Monday, March 01, 2004

Garbage Pickin'

It's almost time to build my greehouse, cold frames, compost heap and chicken coop. This past week, I decided that I was going to make them sturdy, attractive structures that I wouldn't be ashamed to show off to those wanting to see the effects of diatomaceous earth or sonic bloom. I had pretty much resigned myself to the idea that I would have to go out and buy all new lumber and building materials. But, as fate would have it, I found a good bit of materials in a construction dumpster.
Now, I could glamorize my find by saying that I am recycling some building materials, but the truth is that I did some dumpster diving to get the stuff. The first thing I found was well-constructed trusses. They are made with double 2x4s and are extremely rugged. I can't imagine why they were thrown out, except that maybe they made too many, but hey - it will sure help me out. Now I won't have to build my own and it is the perfect size for my chicken coop. The next treasure was not recovered by me, but someone else who salvaged some industrial double-pane windows from a construction site and then posted them in an online classified ad. These windows BIG and are ideal for the greenhouse or cold frames. I bought 20 big frames for a total of $75. These frames would easily have retailed for $400 each and are far superior to what I would have used. Next, I got a couple of pallets. I intend to use the pallets to make a movable ark for the chickens. This way, I can move them to fresh grass and have them fertilize as they go without completely destroying one section of grass and ignoring another. I find that if you leave them in one spot for too long, they turn the area into a desert in a hurry.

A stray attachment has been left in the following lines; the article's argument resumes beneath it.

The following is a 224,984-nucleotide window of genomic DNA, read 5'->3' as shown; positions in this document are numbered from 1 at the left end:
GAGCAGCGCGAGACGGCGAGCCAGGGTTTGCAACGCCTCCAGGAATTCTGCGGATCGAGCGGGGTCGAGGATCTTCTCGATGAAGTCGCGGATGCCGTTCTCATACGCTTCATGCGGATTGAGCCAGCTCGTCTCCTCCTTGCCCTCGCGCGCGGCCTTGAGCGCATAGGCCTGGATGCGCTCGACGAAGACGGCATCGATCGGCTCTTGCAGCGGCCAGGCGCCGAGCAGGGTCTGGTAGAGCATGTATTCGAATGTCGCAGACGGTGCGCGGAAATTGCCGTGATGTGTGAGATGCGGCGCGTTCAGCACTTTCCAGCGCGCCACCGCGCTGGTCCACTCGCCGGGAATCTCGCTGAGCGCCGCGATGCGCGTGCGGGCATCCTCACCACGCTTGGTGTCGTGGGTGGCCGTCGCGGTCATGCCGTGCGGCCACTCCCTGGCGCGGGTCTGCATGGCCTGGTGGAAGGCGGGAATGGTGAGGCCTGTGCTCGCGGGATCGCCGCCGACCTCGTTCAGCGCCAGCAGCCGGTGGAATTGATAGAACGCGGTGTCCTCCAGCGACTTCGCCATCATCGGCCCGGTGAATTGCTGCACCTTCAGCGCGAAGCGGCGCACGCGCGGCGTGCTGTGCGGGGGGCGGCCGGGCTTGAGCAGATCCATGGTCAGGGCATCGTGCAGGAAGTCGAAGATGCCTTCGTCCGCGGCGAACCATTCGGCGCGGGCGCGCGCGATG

Another idea for "garbage" as a building material is the "fertilizer-bag" ark. I got the idea from John Seymour's "The NEW Complete Book of Self-Sufficiency", which is my bible for my hobby farm projects. If you do not yet have this book or one of the earlier versions, get one. If I could only have one book for my journey toward self-reliance, this would be the book. I will not be making the "fertilizer-bag" ark myself, but it is dead simple and a great idea, so I will pass on to you how to do it. On your pallet, use rebar and PVC or flexible tree branches to make arches. Then, take horizontal rods of hazel, willow, or PVC and attach them to the arches. These will support your bags. Next, lay your "fertilizer-bags" over the top, being sure to overlap them to keep moisture out. Put a layer of chicken wire netting over the overlapping bags to keep them from flapping. An inspection door for nesting boxes can be made by hanging up fertilizer bags weighted with a heavy batten across their bottoms.
Next thing I will make from "garbage" is a self-feed hopper. These are easy. Take a large old can and punch holes in it, then take the base from a larger can and place it underneath the first. Drill holes in the larger one so that you can hang this new feeder up out of reach of rats, but so that the chidkens can get to it.
Next, I am going to see if I can "salvage" or "recycle" some fence posts and rails. Happy dumpster diving.

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